Day: October 26, 2015
We are sharing this slide deck to follow-up a previous session on infographics called The Power and Elegance of the Infographic. This session went further in depth into why infographics are effective, and is loaded with examples and considerations for those interested in making infographics part of into their students’ learning experience.
Most of the graphics, with the exception of the infographic examples and some icons, were created using tools and graphical elements that are part of Google Slides.
Schools throughout the country are working to improve teaching and learning so all children will graduate high school with the 21st century skills they need to be successful in college, their careers and beyond! In English Language Arts (ELA), there are several changes that parents should be aware of. Students will, in addition to stories and literature, be required to read more non-fiction to learn important facts and background knowledge in subjects like history, art and science. They will need to read more challenging texts more closely and will be asked the kinds of questions where they will need to go back to the text to find answers. Students will need to learn how to make strong arguments and support their views using evidence from diverse viewpoints.
These changes outlined in the ELA Common Core Standards aim to prepare students for college and careers by:
- Increasing the quality and amount of reading and writing students are doing on a wide range of subjects – you should see your student reading more closely about current events in news articles for example in addition to text books and novels and writing more frequently
- Teaching students to work in teams to collaborate on tasks by listening to each other – you could see your student participating in teams tackling word games or preparing debates
- Teaching students to make strong arguments both in writing and while speaking – you will see your student back up what they say with lots of evidence from text and not just from their opinion.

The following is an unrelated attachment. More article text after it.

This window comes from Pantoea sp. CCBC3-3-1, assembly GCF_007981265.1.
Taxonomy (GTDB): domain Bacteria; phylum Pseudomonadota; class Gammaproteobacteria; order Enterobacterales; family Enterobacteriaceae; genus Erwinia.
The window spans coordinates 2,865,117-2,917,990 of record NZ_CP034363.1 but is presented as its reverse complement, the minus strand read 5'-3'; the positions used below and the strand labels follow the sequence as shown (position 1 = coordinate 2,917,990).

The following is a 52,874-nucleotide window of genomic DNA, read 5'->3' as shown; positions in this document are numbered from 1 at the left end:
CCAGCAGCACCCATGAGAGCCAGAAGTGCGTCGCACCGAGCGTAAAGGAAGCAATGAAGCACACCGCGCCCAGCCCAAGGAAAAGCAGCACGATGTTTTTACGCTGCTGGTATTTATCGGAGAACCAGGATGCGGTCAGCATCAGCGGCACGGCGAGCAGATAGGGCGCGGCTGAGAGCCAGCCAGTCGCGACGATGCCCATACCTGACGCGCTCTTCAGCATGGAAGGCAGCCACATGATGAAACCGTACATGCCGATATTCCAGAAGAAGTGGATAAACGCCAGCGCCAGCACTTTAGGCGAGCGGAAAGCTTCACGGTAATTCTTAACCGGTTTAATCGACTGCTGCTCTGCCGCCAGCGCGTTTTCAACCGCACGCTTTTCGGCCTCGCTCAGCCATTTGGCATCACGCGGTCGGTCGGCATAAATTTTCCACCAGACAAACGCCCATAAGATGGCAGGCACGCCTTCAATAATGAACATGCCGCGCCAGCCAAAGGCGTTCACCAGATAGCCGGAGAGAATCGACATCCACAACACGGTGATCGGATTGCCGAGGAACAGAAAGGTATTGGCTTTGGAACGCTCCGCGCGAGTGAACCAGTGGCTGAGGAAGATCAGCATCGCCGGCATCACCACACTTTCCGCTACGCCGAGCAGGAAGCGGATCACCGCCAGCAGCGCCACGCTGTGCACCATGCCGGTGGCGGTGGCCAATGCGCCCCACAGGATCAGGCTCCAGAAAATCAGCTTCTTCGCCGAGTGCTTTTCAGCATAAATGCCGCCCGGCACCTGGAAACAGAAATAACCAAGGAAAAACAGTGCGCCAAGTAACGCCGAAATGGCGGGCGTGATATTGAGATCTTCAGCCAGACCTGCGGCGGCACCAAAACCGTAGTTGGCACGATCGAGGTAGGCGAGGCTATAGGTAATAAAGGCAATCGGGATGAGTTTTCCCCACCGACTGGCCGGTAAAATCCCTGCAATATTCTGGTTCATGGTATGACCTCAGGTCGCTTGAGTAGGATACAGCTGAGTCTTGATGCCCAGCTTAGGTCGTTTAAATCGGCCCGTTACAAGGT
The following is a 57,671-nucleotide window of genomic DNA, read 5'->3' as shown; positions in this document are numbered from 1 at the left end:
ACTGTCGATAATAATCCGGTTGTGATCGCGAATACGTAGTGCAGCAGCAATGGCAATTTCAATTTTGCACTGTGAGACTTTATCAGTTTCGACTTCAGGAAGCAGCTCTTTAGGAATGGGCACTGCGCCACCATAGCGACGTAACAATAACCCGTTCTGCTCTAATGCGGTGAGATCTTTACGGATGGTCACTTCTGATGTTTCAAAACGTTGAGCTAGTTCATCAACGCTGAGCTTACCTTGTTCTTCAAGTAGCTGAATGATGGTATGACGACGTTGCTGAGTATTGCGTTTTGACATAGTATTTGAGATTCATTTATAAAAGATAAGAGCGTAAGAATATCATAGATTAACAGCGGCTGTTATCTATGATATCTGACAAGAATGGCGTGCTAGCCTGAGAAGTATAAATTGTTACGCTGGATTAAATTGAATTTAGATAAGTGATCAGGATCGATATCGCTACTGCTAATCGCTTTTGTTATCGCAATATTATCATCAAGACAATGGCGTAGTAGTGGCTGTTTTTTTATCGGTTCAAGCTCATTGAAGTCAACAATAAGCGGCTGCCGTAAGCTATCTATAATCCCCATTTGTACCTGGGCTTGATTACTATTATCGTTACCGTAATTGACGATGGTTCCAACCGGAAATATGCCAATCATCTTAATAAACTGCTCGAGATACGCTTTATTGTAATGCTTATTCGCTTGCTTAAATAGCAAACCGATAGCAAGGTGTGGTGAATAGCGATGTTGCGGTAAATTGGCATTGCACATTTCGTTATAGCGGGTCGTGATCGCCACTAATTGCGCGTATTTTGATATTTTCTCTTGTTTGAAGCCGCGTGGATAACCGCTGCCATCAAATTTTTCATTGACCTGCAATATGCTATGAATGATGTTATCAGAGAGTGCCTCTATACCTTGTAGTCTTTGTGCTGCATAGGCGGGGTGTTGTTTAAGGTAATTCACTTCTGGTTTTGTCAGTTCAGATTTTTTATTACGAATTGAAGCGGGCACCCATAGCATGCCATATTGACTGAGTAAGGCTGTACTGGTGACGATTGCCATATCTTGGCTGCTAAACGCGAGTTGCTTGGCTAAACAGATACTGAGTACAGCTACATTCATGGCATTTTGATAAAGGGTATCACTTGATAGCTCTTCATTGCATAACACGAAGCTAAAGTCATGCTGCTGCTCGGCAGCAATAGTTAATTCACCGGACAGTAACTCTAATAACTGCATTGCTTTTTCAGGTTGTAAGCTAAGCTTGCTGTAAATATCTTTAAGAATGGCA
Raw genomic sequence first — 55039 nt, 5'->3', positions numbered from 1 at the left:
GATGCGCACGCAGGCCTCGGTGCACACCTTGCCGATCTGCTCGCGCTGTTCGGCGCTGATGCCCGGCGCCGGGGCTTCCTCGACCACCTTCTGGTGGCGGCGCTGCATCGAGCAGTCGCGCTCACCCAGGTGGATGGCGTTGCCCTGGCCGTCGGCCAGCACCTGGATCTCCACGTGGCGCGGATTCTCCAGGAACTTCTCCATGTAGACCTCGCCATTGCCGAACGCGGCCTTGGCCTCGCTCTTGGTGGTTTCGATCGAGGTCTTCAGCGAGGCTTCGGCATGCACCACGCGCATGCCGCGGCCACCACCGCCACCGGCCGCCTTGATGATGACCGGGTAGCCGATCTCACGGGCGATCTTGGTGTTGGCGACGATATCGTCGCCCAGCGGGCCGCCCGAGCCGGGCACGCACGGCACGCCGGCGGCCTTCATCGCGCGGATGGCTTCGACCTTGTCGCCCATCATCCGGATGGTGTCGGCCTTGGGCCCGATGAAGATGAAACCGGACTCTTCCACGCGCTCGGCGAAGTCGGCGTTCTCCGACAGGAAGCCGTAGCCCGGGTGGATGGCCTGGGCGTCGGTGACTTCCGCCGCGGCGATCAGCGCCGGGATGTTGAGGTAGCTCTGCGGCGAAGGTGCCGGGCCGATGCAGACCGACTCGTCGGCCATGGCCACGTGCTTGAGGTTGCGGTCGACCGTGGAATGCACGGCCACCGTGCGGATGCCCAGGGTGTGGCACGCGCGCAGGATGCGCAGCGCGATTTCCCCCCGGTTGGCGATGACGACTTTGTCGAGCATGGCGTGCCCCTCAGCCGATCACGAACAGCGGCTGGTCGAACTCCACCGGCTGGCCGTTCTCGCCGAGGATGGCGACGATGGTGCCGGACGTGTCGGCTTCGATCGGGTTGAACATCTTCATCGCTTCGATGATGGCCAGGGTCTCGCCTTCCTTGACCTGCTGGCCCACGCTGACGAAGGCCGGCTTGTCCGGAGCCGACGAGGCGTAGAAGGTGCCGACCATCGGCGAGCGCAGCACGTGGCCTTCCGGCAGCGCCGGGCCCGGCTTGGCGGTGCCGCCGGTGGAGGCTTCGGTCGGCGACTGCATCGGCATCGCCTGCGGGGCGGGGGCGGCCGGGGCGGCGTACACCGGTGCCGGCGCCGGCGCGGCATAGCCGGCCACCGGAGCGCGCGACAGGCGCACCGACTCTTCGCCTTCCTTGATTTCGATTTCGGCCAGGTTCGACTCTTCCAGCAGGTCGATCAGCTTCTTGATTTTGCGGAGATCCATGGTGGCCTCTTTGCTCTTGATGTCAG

- Teaching students to be independent readers and writers – you will see your student learn how to tackle difficult text and write clearly by themselves
Strategies parents can do to support ELA Common Core success:
- Talk to your child’s teacher about how you can best support your child during the transition to the ELA Common Core.
- Get to know your child’s interests and choose books and magazines about those topics. Don’t worry if all they want to read about is cats for a couple of months or if they tire of a subject and move on. Find the zone that’s right for your child. Reading should not be a chore.
- Read to your child often – even just the sports section or in a language other than English.
- Answer questions by asking more questions whenever possible. Ask your child what they think the answer could be. Help them give reasons for their choices.
- For the reluctant reader, ask them to replace the name of an animal or character in a story with a familiar name from your child’s life, a pet or friend will do.
- Encourage your child to write letters or emails to relatives and friends describing their day or a recent celebration or event.
- For older children, talk about the news together. Pick one story in the news, read it together, and discuss with your child what it means.
- Visit the campus of a local college with your teen. Have them write about what he or she expects from college.
- Visit a local museum together. Take time to closely observe the details of the paintings or exhibits and talk about what you see there. Have your child draw and write about what you saw and experienced.
For more information for parents on Common Core for each grade level visit:
PTA Parent Guides to Common Core
Today, we had the chance to present information on California’s new ELA/ELD Framework to our Curriculum Council–educational leaders from around the county.
Unlike the California ELD standards, California’s ELA/ELD Framework is a useful tool that is aimed at providing guidance on how to implement the ELA/Literacy standards and the ELD standards in tandem.
The Framework is built upon the premise that there exist five themes that run throughout both the ELA/Literacy and the ELD standards; these five themes are Meaning Making, Language Development, Effective Expression, Content Knowledge, and Foundational Skills. Chapters 3-7 of the Framework focus on specific grade level spans, and provides specific suggestions for the implementation of these themes. Most importantly, these chapters provide snapshots and longervignettes, which provide examples of lessons and units that implement all five of the key themes.
The Framework, then, is a chance for teachers to see what the ELA/Literacy and ELD standards, working in tandem, look like. And what it boils down to, frankly, is really great instruction that is rooted in scaffolding learning for all students, including ELD students (but also any struggling readers).
The Framework emphasizes a need for collaboration (between elementary teachers, and between secondary content area teachers and ELD teachers) in order to curtail the problem of LTELs (long-term English learners)–students who stay in the ELD classes, not progressing towards College and Career Readiness.
With the right structures in place, and support from administrators, teachers could begin to implement this important work, and see the resulting success in students who have bridged the achievement gap.
-Maria Vlahiotis, Literacy Specialist, ACOE Core Learning